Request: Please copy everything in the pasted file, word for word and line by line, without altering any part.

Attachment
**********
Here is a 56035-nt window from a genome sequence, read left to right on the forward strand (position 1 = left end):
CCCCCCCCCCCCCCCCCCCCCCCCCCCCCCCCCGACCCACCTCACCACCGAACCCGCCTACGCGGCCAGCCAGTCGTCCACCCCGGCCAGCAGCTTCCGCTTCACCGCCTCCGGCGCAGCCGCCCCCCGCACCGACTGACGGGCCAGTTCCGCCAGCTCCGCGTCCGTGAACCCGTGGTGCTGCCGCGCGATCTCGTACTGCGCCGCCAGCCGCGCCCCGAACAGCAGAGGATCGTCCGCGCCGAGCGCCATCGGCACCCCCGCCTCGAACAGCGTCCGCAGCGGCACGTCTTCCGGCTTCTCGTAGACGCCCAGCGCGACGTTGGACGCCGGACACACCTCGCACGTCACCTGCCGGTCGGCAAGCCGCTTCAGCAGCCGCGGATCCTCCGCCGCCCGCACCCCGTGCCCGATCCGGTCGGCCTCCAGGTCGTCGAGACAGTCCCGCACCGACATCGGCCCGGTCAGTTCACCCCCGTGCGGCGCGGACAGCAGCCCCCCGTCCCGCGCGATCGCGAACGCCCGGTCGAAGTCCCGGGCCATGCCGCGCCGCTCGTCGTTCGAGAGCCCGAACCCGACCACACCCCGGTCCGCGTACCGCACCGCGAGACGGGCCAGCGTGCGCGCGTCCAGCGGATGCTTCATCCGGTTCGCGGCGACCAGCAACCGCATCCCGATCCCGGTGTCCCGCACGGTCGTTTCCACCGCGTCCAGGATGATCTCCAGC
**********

Here is a 56035-nt window from a genome sequence, read left to right on the forward strand (position 1 = left end):
CCCCCCCCCCCCCCCCCCCCCCCCCCCCCCCCCGACCCACCTCACCACCGAACCCGCCTACGCGGCCAGCCAGTCGTCCACCCCGGCCAGCAGCTTCCGCTTCACCGCCTCCGGCGCAGCCGCCCCCCGCACCGACTGACGGGCCAGTTCCGCCAGCTCCGCGTCCGTGAACCCGTGGTGCTGCCGCGCGATCTCGTACTGCGCCGCCAGCCGCGCCCCGAACAGCAGAGGATCGTCCGCGCCGAGCGCCATCGGCACCCCCGCCTCGAACAGCGTCCGCAGCGGCACGTCTTCCGGCTTCTCGTAGACGCCCAGCGCGACGTTGGACGCCGGACACACCTCGCACGTCACCTGCCGGTCGGCAAGCCGCTTCAGCAGCCGCGGATCCTCCGCCGCCCGCACCCCGTGCCCGATCCGGTCGGCCTCCAGGTCGTCGAGACAGTCCCGCACCGACATCGGCCCGGTCAGTTCACCCCCGTGCGGCGCGGACAGCAGCCCCCCGTCCCGCGCGATCGCGAACGCCCGGTCGAAGTCCCGGGCCATGCCGCGCCGCTCGTCGTTCGAGAGCCCGAACCCGACCACACCCCGGTCCGCGTACCGCACCGCGAGACGGGCCAGCGTGCGCGCGTCCAGCGGATGCTTCATCCGGTTCGCGGCGACCAGCAACCGCATCCCGATCCCGGTGTCCCGCACGGTCGTTTCCACCGCGTCCAGGATGATCTCCAGC